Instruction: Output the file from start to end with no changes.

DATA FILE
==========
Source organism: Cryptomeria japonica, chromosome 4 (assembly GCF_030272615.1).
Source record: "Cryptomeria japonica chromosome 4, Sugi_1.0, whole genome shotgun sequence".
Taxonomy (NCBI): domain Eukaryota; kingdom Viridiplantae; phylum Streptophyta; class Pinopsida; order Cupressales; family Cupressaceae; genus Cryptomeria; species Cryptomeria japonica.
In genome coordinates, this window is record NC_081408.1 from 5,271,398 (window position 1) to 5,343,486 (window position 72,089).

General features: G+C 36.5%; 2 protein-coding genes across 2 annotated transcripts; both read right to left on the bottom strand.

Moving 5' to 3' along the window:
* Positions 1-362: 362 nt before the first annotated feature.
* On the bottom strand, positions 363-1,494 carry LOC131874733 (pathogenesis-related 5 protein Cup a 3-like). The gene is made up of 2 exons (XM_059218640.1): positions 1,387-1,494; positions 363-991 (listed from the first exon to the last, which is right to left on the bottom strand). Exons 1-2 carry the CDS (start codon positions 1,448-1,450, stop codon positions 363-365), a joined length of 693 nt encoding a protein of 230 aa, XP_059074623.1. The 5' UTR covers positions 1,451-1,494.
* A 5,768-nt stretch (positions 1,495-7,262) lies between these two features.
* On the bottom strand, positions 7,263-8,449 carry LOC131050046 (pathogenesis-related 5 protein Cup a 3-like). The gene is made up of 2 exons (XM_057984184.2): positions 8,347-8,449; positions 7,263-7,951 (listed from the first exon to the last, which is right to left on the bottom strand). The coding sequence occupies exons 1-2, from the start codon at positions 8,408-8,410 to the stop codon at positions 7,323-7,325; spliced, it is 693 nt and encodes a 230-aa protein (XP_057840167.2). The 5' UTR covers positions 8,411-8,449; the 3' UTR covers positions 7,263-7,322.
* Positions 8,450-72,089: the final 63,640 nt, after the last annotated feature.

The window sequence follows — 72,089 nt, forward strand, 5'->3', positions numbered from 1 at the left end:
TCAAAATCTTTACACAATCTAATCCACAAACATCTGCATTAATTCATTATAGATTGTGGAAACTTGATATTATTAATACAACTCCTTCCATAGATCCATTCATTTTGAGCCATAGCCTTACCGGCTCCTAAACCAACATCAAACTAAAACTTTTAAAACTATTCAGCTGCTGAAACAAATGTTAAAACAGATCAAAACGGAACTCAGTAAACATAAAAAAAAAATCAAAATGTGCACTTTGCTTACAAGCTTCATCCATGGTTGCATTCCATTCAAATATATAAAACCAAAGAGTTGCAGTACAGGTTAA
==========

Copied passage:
Source organism: Cryptomeria japonica, chromosome 4 (assembly GCF_030272615.1).
Source record: "Cryptomeria japonica chromosome 4, Sugi_1.0, whole genome shotgun sequence".
Taxonomy (NCBI): domain Eukaryota; kingdom Viridiplantae; phylum Streptophyta; class Pinopsida; order Cupressales; family Cupressaceae; genus Cryptomeria; species Cryptomeria japonica.
In genome coordinates, this window is record NC_081408.1 from 5,271,398 (window position 1) to 5,343,486 (window position 72,089).

General features: G+C 36.5%; 2 protein-coding genes across 2 annotated transcripts; both read right to left on the bottom strand.

Moving 5' to 3' along the window:
* Positions 1-362: 362 nt before the first annotated feature.
* On the bottom strand, positions 363-1,494 carry LOC131874733 (pathogenesis-related 5 protein Cup a 3-like). The gene is made up of 2 exons (XM_059218640.1): positions 1,387-1,494; positions 363-991 (listed from the first exon to the last, which is right to left on the bottom strand). Exons 1-2 carry the CDS (start codon positions 1,448-1,450, stop codon positions 363-365), a joined length of 693 nt encoding a protein of 230 aa, XP_059074623.1. The 5' UTR covers positions 1,451-1,494.
* A 5,768-nt stretch (positions 1,495-7,262) lies between these two features.
* On the bottom strand, positions 7,263-8,449 carry LOC131050046 (pathogenesis-related 5 protein Cup a 3-like). The gene is made up of 2 exons (XM_057984184.2): positions 8,347-8,449; positions 7,263-7,951 (listed from the first exon to the last, which is right to left on the bottom strand). The coding sequence occupies exons 1-2, from the start codon at positions 8,408-8,410 to the stop codon at positions 7,323-7,325; spliced, it is 693 nt and encodes a 230-aa protein (XP_057840167.2). The 5' UTR covers positions 8,411-8,449; the 3' UTR covers positions 7,263-7,322.
* Positions 8,450-72,089: the final 63,640 nt, after the last annotated feature.

The window sequence follows — 72,089 nt, forward strand, 5'->3', positions numbered from 1 at the left end:
TCAAAATCTTTACACAATCTAATCCACAAACATCTGCATTAATTCATTATAGATTGTGGAAACTTGATATTATTAATACAACTCCTTCCATAGATCCATTCATTTTGAGCCATAGCCTTACCGGCTCCTAAACCAACATCAAACTAAAACTTTTAAAACTATTCAGCTGCTGAAACAAATGTTAAAACAGATCAAAACGGAACTCAGTAAACATAAAAAAAAAATCAAAATGTGCACTTTGCTTACAAGCTTCATCCATGGTTGCATTCCATTCAAATATATAAAACCAAAGAGTTGCAGTACAGGTTAA